Diseases:  As the fields come into bloom it is important to protect the flowers against infection by spores of the gray mold fungus, Botrytis cinerea. Most fruit infections take place through the flowers, so control efforts should be focused on the bloom period. Two to three sprays of fungicide are typically required to provide good protection. The first spray is usually applied at 5-10% bloom, followed by a second application at petal fall. Additional applications may be applied if there is significant rainfall between or following these two sprays.

Leather rot (Phytopthora cactorum) may become a problem in fields where standing water is common during bloom and fruit development, especially if the fields were not mulched last fall. Incidence of leather rot can be reduced by applying straw mulch between the rows to prevent berries from touching the soil and reducing soil splashing onto the berries. Foliar sprays of Aliette®, Prophyt® or Phostrol® may be applied during bloom and fruit development to prevent leather rot when there has been excess moisture in a field, especially those with a history of this problem.

Powdery mildew:  We haven’t yet seen early symptoms of this fungus disease in fields. However, it could become prevalent when warmer weather arrives. It may first appear as purple or red blotches on the leaf and flower stems. Later, upward curling leaves and white, powdery growth on the undersides of the leaves becomes evident. Check your fields for pinkish purple leaf and flower stem lesions as new leaves emerge. Pristine®, Cabrio®, Topsin-M®, captan, Procure®, and Torino® are registered to control powdery mildew.

Leaf Spot

Leaf Spot, photo by David Handley

Leaf spot is a fungal disease characterized by small purple spots with white centers on the leaves. The symptoms are often first visible on the older, lower leaves but often spread throughout the foliage. Spots or lesions may also appear on the leaf and flower stems. The fungus overwinters on older leaves and spreads with rain splashing in the spring. Severe infections can weaken plants, reducing fruit size, yield, and winter survival. We haven’t seen much leaf spot in fields this spring. Varieties vary quite a bit in susceptibility to this disease. If you see leaf spot in your field, you should consider using a fungicide that will provide control as part of your spray program for gray mold. Products such as Captan®, Luna Sensation®, Mervion® and Pristine® have activity on both diseases.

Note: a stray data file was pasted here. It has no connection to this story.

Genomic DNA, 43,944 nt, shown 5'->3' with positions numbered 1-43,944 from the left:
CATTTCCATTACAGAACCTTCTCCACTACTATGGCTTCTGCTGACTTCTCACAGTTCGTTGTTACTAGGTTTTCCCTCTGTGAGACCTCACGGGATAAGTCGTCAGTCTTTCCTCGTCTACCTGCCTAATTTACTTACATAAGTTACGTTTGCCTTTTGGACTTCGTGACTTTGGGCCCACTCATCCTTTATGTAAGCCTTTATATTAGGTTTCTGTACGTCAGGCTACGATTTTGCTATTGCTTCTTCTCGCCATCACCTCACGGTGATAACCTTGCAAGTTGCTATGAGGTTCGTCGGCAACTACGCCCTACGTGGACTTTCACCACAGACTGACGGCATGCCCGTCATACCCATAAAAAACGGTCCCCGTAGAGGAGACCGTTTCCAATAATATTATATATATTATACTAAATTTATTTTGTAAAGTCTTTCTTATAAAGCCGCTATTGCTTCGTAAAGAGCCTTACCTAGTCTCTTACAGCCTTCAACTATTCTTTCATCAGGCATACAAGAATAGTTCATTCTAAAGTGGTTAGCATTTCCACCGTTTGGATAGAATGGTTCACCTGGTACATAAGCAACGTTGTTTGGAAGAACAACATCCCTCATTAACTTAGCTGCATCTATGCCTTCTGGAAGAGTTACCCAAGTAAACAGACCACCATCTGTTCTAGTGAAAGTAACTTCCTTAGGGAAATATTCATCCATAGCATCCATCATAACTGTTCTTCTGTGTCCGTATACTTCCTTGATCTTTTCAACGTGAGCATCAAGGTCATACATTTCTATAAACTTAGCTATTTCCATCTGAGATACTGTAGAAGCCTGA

Sincerely,

David T. Handley
Vegetable and Small Fruit Specialist

Highmoor Farm                 Pest Management
P.O. Box 179                        491 College Ave
Monmouth, ME  04259   Orono, ME  04473
207.933.2100                     1.800.287.0279

Where brand names or company names are used, it is for the reader’s information.  No endorsement is implied nor is any discrimination intended against other products with similar ingredients.  Always consult product labels for rates, application instructions and safety precautions. Users of these products assume all associated risks.

The University of Maine is an equal opportunity/ affirmative action institution.

Strawberry IPM Newsletter No. 1 – May 18, 2018

Friday, May 18th, 2018

Strawberries

University of Maine Strawberry IPM Newsletter No. 1   May 18, 2018
Click on photos to enlarge.

2018 STRAWBERRY PEST MANAGEMENT SEASON BEGINS

Twilight Meeting Wednesday, June 6, Pineland Farms, New Gloucester

Situation:
Just like last year, we may see some impact of the dry growing conditions of last summer on the 2018 harvest. Beds with inadequate or no irrigation did not develop optimal plant populations due to poor runner establishment. As a result, many beds look thinner than we would like and may have a somewhat smaller crop. However, winter survival of plants looks very good, except where deer or turkeys pulled off mulch and damaged plants. Winter injury can be diagnosed by cutting into the crowns of the strawberry plants. The internal tissue will show dark brown discoloration. To reduce the impact of winter injury, make sure the plants get plenty of water, and apply nutrients to encourage root growth and flower development, including nitrogen, calcium, and phosphorus. Heavy nitrogen fertilizer applications in the spring are not recommended, but up to 20 pounds of actual N (e.g. 125 lb. calcium nitrate) may improve early spring growth.

2017-2018 New England Small Fruit Management Guides are available from UMaine Cooperative Extension if you didn’t get your copy last year. The guide contains the latest information on management options for small fruit pests as well as cultural information. You can also access the guide on the UMass Extension website.

We began scouting strawberry fields for major insect pests this week, and will be working with volunteer farms in Wells, Limington, Cape Elizabeth, Minot, New Gloucester, Dresden, Monmouth, Wayne, and Farmington. The results of our scouting will be reported through this newsletter and blog on a weekly basis until harvest time. You can also get quick access to this information on the UMaine Pest Management web page at http://umaine.edu/ipm/. If you would prefer to receive this newsletter via e-mail, please give us a call at 933.2100 or send an e-mail message to: pamela.stpeter@maine.edu.

The best way to manage strawberry pests is to scout your own fields regularly and often. You should begin to scout as soon as flower buds emerge from the crowns and continue to monitor the plantings one or two times per week up until harvest. You should be able to identify the major pests and their damage, and be able to determine if control measures are necessary. To properly scout your fields, you may want a copy of the Strawberry Production Guide for the Northeast, Midwest and Eastern Canada. This contains detailed information on strawberry pest identification and monitoring, and also provides information on all other aspects of strawberry production. It may be purchased for $45.00 per copy from the University of Maine Cooperative Extension Publications Catalog online.